Just Some Thoughts Weaving Tools

    Let’s Talk About Weaving Tools

    Weaving tools, which should I use?I think the most frequent question coming from those just starting their weaving journey is about what tools do they need to weave. The best answer to this is it really depends on what makes you most comfortable and what you’re making. I know, it would be nicer if there were one simple answer for everyone, but I’ve found that sometimes a tool will really resonate with one person and not another. I posted on what’s in my weaving bag at all times here, but I also wanted to talk about other tools that I don’t necessarily use.  I would love to hear from those of you with weaving experience.  For this post, let’s imagine we’re sitting around a table, sipping your favorite drink and having a fun discussion. Alright, so let’s talk through some tool options and please leave your thoughts in the comments below on which tools work for you and which don’t.

    Weaving tools, which should I use?Tapestry Needle

    So I’m always using my bent tapestry needle and my straight tapestry needle. I can’t weave without these two items, although if i’m weaving with really thick fiber like roving, then I will use my hands to weave the fiber through the warp threads. I like to think of the tapestry needle as the most basic item to weave with, but I’d be interested in hearing if anyone doesn’t use one of these.

    Tapestry Beater/Weaving Fork

    I use this tool when I’m weaving large areas. The tapestry beater is a really quick way to push your weft arches down the warp threads while giving your weave an even tension. I also like to use the tapestry beater when I’m making the pile weave, because it helps me push the weft threads down really tight and ensures my pile weave holds together. If you don’t have a tapestry beater tool, you can always use a fork or a comb. And when I’m weaving a small area (like a shape), I just use my fingers or tapestry needle to push the weft threads down. This tool, for me, is helpful but optional.

    Weaving tools, which should I use?Tapestry Bobbins

    I bought some of these right away when I started weaving, which now makes me laugh. I don’t know why I felt I needed these right away. So, in my experience, I have found that I only really use bobbins if I’m weaving really intricate color changes over a large area. But to be honest, I feel like the bobbins just got in my way. I think I haven’t given bobbins an honest chance yet, because I know they are very helpful to some weavers and I can definitely see the benefit in using them. I would love to hear if you use them in the comments below.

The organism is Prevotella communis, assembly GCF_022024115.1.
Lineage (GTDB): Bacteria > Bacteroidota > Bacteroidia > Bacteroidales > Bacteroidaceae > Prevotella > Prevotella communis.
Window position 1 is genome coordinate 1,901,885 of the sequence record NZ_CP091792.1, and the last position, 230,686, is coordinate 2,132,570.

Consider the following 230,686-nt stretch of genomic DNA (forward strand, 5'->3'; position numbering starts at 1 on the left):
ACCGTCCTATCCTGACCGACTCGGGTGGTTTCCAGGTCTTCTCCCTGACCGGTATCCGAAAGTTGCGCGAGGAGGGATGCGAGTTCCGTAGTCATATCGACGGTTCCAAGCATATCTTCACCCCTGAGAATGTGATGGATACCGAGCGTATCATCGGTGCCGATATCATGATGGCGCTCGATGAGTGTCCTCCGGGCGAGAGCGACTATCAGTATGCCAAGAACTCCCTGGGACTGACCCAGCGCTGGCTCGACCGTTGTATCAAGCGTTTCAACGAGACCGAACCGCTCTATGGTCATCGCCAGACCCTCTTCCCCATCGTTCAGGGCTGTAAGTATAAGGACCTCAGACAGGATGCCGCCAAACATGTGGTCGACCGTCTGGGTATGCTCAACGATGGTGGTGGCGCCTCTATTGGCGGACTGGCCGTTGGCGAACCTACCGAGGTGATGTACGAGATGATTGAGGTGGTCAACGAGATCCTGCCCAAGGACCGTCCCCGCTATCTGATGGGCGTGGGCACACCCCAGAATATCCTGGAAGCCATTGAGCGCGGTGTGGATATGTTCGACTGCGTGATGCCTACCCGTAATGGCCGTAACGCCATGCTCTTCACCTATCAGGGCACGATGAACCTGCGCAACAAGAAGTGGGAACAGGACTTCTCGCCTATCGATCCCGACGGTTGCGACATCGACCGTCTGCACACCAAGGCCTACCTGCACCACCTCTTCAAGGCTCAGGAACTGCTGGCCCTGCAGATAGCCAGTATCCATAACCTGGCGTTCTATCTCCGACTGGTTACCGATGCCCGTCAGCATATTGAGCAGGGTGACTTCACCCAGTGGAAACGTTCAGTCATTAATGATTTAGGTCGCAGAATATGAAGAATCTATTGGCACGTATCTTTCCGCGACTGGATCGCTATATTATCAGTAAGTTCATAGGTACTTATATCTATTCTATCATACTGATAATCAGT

Weaving tools, which should I use?Weaving Shuttle

    For large weaves, this is so great! It saves a lot of time when you’re weaving one color across a large area. I have a shuttle stick that I use occasionally, but for me, I only really like to use it if I’m weaving a large area of the plain weave. If I’m trying to weave a texture or even a draft pattern then I feel like the shuttle becomes more of a burden.

    Rotating Heddle or Shed Stick

    I have never used a rotating heddle before, so I can’t really comment on them. I have used a shed stick, which has come in handy when I’m weaving across a large area. The benefit to the rotating heddle versus a shed stick is that you simply twist the heddle and open the opposite shed. Where as, my shed stick will only open the shed in the direction that I pass it between the warp threads. But one thing I like about using the shed stick is, I can completely take it out of my weave when I don’t find making a shed to be beneficial.  Combining a heddle or shed stick with a shuttle speeds up your weaving a lot. If you use a rotating heddle regularly, I would love to hear about your experience with it. I feel like this would be only beneficial when weaving across the loom, and not so much when making shapes, but I could be wrong so I’d love to hear from those with experience.

    So which tools do you use often, or which did you find you didn’t like to use?  Thanks for sitting down with me.

    Happy Weaving!

    Kate


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